There had been no new people at the service for a long time and there were no plans for any new admissions. But if a new person was thinking about coming to live at the service their support needs would be assessed by the registered manager t

Inspection carried out on 4 May 2016

During a routine inspection

This inspection took place on the 04 May 2016 and was unannounced. Eden Cottage provides accommodation and support for up to three people who may have a learning disability, autistic spectrum disorder or physical disabilities. At the time of the inspection three people were living at the service. All people had access to a communal lounge/dining area, kitchen, a shared bathroom and well maintained garden. Two people had bedrooms on the ground floor; one person had a bedroom on the first floor.

The service did not have a registered manager in post. A registered manager is a person who has registered with the Care Quality Commission to manage the service. Like registered providers, they are ‘registered persons’. Registered persons have legal responsibility for meeting the requirements in the Health and Social Care Act 2008 and associated Regulations about how the service is run. The registered manager had left the service in January 2016 and was in the process of de-registering with The Commission. The provider had appointed a manager to manage the home. They had submitted an application to register with the Care Quality Commission (CQC) at the time of our inspection. The new manager was present throughout the inspection.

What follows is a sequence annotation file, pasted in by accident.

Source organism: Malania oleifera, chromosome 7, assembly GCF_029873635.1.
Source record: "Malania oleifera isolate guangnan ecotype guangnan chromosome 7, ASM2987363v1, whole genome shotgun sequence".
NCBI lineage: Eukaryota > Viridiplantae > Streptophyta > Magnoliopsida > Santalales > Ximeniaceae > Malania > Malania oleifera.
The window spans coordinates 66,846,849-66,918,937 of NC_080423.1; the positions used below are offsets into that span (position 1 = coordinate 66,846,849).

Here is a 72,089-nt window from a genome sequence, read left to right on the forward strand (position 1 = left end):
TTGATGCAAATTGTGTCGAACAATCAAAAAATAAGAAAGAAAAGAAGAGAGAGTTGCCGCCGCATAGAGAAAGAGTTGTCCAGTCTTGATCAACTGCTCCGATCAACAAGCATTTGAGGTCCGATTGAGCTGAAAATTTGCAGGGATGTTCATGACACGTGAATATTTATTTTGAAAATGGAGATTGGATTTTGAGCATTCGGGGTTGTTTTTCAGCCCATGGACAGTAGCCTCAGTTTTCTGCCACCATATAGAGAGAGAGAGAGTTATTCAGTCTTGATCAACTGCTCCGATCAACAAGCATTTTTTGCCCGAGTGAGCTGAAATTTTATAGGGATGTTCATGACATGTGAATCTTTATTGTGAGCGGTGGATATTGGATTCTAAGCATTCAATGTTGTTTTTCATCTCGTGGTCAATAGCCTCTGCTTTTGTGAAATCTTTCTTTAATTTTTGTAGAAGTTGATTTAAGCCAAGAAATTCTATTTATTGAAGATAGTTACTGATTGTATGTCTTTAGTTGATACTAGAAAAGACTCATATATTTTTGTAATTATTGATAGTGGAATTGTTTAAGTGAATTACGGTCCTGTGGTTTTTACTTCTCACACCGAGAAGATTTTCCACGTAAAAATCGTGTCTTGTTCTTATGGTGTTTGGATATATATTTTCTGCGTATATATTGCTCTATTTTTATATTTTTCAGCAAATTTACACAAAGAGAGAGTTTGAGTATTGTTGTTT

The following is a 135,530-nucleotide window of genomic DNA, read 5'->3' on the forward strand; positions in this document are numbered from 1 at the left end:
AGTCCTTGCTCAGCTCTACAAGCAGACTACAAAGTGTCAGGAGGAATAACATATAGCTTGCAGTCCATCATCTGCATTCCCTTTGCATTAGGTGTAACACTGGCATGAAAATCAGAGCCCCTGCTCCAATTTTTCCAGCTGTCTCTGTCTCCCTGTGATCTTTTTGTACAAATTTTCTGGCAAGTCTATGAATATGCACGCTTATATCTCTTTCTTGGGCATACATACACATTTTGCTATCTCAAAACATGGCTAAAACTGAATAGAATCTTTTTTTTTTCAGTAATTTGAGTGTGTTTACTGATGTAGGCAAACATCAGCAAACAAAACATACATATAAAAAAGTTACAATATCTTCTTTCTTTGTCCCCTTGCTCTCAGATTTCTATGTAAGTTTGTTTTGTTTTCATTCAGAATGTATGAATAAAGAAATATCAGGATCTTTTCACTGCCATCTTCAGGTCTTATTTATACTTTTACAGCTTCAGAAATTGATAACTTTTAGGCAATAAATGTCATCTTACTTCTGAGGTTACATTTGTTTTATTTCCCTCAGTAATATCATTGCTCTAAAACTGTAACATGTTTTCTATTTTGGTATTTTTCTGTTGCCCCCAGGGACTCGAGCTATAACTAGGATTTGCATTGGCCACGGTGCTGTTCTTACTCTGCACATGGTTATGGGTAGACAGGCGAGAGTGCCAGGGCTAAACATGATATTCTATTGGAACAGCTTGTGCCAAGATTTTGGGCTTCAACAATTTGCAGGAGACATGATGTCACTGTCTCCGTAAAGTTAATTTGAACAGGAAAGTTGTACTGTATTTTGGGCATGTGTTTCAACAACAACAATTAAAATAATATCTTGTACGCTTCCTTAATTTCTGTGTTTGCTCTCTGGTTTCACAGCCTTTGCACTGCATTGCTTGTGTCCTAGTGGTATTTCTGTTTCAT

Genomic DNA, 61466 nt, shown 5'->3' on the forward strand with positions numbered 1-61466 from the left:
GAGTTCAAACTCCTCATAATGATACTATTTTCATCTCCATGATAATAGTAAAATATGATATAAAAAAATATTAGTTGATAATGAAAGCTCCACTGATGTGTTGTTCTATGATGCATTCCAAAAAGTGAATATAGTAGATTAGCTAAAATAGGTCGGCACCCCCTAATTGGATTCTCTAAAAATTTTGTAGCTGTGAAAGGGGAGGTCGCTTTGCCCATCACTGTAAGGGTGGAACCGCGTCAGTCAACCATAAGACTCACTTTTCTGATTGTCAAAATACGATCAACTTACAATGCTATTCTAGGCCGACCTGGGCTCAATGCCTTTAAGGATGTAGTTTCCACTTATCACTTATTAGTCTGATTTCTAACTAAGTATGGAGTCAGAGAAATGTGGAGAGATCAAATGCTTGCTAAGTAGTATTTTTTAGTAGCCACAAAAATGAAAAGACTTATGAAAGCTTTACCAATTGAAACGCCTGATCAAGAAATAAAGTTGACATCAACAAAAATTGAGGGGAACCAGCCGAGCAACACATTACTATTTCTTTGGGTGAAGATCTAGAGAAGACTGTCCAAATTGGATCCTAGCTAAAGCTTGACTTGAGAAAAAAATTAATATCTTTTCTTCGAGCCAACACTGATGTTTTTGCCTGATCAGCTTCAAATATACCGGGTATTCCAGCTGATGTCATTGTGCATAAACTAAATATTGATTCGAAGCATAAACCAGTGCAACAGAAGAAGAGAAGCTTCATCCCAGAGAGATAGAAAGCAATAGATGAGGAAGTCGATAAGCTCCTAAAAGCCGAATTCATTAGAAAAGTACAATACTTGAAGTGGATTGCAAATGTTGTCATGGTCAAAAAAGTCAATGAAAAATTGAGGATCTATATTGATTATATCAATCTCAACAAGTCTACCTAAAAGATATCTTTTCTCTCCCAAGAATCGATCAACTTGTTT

Eden Cottage was last inspected on the 28 October 2014 and had been rated as requires improvement at that inspection. Two breaches of our regulations were found, relating to effective and accurate record keeping and staff numbers. At this inspection we found that improvements had been made in these areas, but further improvements were needed to record keeping.

Some documentation was conflicting and out of date. The acting manager had taken steps to start improving and updating some of the paperwork. The documentation which had been updated was of good quality.

Mental Capacity assessments and best interest decisions had not been completed for less complex decisions to meet the requirements of the Act. Further training was required in this area so staff would understand how to comply with The Act.

When people required their fluid intake to be monitored total amounts of daily fluid to aim for were not agreed. Although peoples safety had not been compromised, better recording of this area would further reduce the risk of harm. People could choose what meals, snacks and drinks they would like. When people could not verbally communicate this there was clear description in their care files outlining what they liked and disliked and how staff could recognise this by their body language.